2 A firm can never grow to the size that it is both the unique producer and user of an intermediate product
3 In sum, how small a firm can be is limited by transaction cost and by the need to create new types of goods and jobs. How large a firm can be is limited by the need to have prices determined by the free choice of market actors, for economic calculation to be possible and for local knowledge to be propagated through price signals
IV. A business owner can delegate judgment to employees
1 If a senior manager or owner hires a manager, and the manager is not only responsible for tasks and processes but is entrusted with judgment, then that manager's job has an entrepreneurial element
a) In this way an established business can always be engaging in entrepreneurial activity, even if it is
no longer a start up
2 A business owner can allow more freedom and ownership to employees to encourage innovation and allow them to keep the rewards of their increased performance. However, there is a risk that hired managers might take their knowledge and judgment and leave to join another organization or start a new firm.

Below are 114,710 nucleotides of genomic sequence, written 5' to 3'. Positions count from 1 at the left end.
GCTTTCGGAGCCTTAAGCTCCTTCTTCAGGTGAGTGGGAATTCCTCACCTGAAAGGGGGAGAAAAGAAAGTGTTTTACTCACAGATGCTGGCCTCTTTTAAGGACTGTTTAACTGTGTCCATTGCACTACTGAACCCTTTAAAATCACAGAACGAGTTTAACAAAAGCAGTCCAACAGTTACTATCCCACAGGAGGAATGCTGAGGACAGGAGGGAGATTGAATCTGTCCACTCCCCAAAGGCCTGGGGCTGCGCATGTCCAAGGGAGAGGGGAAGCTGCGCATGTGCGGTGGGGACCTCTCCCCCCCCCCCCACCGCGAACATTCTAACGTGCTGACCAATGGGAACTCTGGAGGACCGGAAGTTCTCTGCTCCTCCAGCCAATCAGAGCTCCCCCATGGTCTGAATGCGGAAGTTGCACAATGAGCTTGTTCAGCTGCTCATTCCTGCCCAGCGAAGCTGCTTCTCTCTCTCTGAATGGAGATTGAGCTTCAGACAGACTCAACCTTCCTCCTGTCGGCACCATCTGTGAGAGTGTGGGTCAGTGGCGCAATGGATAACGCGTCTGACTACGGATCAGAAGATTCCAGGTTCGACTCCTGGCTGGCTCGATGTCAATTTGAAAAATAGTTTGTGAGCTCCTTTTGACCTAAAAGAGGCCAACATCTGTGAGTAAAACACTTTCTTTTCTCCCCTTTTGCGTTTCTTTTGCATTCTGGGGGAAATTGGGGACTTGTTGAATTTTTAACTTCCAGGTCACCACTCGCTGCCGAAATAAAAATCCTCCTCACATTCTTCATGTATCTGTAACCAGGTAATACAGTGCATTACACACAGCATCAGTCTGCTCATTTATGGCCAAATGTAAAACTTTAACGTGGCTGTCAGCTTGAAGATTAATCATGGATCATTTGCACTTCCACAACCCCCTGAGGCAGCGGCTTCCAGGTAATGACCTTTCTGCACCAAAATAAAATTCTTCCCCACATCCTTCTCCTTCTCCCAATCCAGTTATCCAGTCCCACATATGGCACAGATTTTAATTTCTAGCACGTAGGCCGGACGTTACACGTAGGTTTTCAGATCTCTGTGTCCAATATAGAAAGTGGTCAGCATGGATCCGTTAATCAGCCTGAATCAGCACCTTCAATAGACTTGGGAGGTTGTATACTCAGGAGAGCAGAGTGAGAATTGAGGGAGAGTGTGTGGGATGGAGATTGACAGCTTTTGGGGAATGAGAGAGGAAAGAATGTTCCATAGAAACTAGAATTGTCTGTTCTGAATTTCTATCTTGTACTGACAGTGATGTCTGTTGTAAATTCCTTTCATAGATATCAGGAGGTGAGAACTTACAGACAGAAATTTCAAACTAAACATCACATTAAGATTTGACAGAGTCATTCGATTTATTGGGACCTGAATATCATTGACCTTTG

3 The business owner must balance. Too much freedom and the gains of an employee might not be remitted to the firm. Too little freedom and the incentive to innovate is taken away
V. Entrepreneurial judgment is essential to understanding how the market operates
1 Mainstream, neoclassical Walras-Marshall-Samuelson-style economics reduces market action to aggregates, curves and calculus. It is the currently prevailing paradigm, and treats the market process as mechanical and mathematical
2 Understanding that the entrepreneur is essential to the market shows that the mechanical view of the market is incorrect. Firms and production does not happen by itself according to abstract mathematical rules. All the laws of economics operate through the medium of individual actors with subjective value scales. The theory of the entrepreneur and the firm is essential to any overall theory of economics